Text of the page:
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Reviews: Jeanne T. Arrigo & Friends ~ Favorite Hymns Live!|
Posted on Sunday, May 03, 2009 @ 11:43:21 UTC
Artist: Jeanne T. Arrigo & Friends
CD: Favorite Hymns Live!
Home: Chicago, Illinois
Quote: "For an informal get together, this two-CD set is pretty darn good."
By Dan MacIntosh
Jeanne T. Arrigo & Friends recorded this collection live at the First Congregational Church of Wilmette in Illinois, and it consists of two CDs mostly filled with hymns. The overall sound is an easygoing mix of country, bluegrass and a little bit of gospel.
Jeanne T. Arrigo leads this eight-person group of friends through a 22-song set. The first CD begins with a few words from Rev. Stephanie J. Perdew of the First Congregational Church before the group jumps into playing "I Sing the Mighty Power of God." This first CD goes on to include a wide variety of spiritual songs, from the old church tune, "What a Fellowship," to the Celtic "Be Now My Vision." There’s also the old gospel tune, "God’s Eye is on the Sparrow." This first half ends with a few new ones, however. "Psalms 61" is a Kathy Malone song from around 1980, whereas Brian Wren and Carlton R. Young’s "Bring Many Names" was penned in 1989. Arrigo introduces this last one by saying it was the song that initially inspired the album.
The second CD begins with a favorite country song, "I’ll Fly Away," which especially shines because of Billy Oh’s fiddle. This disc also includes a little old gospel with "Precious Lord, Take my Hand," and more familiar church hymns, such as "How Great Thou Art." This latter portion also includes a few newer tunes, too. David Haas’ "You Are Mine" is from 1991, but the most contemporary song of all is "I Am Thankful," which is not only from 2008, but was also written by Arrigo – the only selection she is credited with on the collection. The tune is slow, thoughtful folk, and it finds Arrigo expressing thankfulness for everything she’s been given.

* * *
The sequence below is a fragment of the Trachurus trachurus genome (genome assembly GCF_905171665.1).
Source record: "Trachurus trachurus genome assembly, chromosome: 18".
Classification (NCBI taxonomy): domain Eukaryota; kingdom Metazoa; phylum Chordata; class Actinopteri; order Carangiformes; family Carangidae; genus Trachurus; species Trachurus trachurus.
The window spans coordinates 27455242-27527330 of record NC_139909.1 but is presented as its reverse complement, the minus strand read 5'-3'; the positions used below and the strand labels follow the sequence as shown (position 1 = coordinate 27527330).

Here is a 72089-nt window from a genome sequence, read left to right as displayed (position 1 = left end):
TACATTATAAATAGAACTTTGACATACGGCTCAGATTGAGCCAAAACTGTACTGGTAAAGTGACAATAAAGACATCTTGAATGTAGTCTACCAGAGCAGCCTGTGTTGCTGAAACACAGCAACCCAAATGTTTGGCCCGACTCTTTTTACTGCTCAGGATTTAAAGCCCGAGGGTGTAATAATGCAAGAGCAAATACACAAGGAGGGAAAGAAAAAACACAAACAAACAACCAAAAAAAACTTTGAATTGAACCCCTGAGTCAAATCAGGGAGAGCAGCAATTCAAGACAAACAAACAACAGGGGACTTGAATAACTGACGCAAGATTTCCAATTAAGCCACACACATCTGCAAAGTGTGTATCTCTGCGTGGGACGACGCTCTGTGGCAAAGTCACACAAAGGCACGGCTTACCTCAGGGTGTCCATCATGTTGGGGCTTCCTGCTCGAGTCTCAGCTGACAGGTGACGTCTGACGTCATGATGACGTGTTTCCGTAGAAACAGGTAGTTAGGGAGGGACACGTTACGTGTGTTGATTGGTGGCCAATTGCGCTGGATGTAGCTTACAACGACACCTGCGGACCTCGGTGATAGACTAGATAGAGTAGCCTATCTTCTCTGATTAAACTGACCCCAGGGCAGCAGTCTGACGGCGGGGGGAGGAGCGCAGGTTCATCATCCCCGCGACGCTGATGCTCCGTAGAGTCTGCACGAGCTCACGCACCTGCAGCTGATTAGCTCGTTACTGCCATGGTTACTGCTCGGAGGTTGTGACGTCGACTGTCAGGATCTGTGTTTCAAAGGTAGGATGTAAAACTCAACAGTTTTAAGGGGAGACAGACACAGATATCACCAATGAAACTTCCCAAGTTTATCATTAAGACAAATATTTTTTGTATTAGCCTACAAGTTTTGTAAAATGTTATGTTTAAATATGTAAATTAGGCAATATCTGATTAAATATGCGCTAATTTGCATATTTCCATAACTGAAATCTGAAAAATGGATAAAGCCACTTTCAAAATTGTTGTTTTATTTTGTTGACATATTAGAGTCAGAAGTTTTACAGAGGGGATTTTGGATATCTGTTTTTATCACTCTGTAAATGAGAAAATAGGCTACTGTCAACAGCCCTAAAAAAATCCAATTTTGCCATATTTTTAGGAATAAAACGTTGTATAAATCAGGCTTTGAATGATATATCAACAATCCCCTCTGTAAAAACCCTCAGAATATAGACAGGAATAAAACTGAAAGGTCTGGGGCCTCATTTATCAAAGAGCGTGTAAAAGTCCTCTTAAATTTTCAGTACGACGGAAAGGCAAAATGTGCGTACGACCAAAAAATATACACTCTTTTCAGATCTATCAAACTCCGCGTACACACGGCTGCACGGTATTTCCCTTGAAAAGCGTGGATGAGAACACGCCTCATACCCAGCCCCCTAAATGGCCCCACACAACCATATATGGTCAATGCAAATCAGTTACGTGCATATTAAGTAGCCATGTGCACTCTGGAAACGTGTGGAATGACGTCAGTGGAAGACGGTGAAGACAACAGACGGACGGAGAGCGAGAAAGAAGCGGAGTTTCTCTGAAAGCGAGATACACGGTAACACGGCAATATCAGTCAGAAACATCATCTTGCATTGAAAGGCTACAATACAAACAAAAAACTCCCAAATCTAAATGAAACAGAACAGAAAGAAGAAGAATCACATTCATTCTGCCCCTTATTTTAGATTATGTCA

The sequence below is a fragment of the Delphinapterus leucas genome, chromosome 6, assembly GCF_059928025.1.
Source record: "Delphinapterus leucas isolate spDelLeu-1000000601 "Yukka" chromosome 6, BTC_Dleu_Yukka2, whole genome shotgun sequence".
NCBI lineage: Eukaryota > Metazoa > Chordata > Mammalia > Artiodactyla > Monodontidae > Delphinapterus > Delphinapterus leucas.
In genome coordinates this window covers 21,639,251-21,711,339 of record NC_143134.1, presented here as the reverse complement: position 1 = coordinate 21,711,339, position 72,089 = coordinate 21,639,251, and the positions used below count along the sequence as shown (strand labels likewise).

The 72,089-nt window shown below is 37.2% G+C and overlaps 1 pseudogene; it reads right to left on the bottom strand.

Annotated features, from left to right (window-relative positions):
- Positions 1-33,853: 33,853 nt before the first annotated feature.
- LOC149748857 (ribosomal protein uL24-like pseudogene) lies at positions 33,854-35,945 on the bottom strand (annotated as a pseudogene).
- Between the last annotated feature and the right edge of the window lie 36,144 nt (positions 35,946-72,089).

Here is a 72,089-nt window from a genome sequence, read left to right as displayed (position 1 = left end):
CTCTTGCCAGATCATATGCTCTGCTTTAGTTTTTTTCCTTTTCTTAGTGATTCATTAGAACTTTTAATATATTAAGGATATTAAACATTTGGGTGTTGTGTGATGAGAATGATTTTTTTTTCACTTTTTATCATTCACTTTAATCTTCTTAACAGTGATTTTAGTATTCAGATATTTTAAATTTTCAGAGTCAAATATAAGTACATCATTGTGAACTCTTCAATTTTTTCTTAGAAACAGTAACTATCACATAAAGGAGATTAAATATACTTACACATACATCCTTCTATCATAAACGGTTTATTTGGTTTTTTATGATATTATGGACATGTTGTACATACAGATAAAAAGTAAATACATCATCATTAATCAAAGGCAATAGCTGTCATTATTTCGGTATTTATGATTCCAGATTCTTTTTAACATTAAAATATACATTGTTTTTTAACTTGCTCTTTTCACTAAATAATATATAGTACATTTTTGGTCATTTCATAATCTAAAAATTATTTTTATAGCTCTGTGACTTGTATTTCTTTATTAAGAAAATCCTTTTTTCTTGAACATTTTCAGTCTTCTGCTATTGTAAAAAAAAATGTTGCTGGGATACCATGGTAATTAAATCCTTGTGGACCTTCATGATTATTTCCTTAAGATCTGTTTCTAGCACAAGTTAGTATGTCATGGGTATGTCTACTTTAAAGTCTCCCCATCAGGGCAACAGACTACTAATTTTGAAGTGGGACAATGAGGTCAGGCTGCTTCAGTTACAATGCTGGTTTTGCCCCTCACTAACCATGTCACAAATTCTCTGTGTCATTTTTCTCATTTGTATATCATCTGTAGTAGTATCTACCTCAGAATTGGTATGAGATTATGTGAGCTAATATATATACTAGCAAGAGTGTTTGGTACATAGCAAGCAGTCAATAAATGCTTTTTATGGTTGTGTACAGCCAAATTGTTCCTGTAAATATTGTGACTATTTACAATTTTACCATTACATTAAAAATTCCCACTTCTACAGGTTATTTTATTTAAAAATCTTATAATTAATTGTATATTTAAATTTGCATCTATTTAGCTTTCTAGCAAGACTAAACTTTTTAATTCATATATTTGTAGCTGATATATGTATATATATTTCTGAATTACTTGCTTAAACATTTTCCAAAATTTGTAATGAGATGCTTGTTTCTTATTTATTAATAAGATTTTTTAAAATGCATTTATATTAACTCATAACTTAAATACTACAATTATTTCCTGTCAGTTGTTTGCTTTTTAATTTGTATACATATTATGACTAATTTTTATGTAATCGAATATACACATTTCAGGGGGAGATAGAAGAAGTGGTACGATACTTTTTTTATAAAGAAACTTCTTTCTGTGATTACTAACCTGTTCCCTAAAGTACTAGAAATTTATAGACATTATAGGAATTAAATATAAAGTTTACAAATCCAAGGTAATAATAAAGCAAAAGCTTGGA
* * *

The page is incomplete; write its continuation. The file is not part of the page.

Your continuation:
Country/bluegrass is the common denominator musical style of this project, although Roxana Imam adds clarinet, recorder, and tin whistle, which are not normally associated with either of those two genres. Tin whistle is especially effective on the old hymn, "I Was There to Hear Your Borning Cry."
Arrigo is a fine singer, although she sometimes loses a little control when emotions get the best of her. She’s at her best during the slower material, such as "I Am Thankful," but when the tempos speed up a bit, her breath support gets a tad lost in the process. But it’s hard to argue with a well-played album containing so many fine songs. It is by no means a professional-sounding recording, but for an informal get together, this two-CD set is pretty darn good.
Artist Website: http://www.jeannetarrigo.com/
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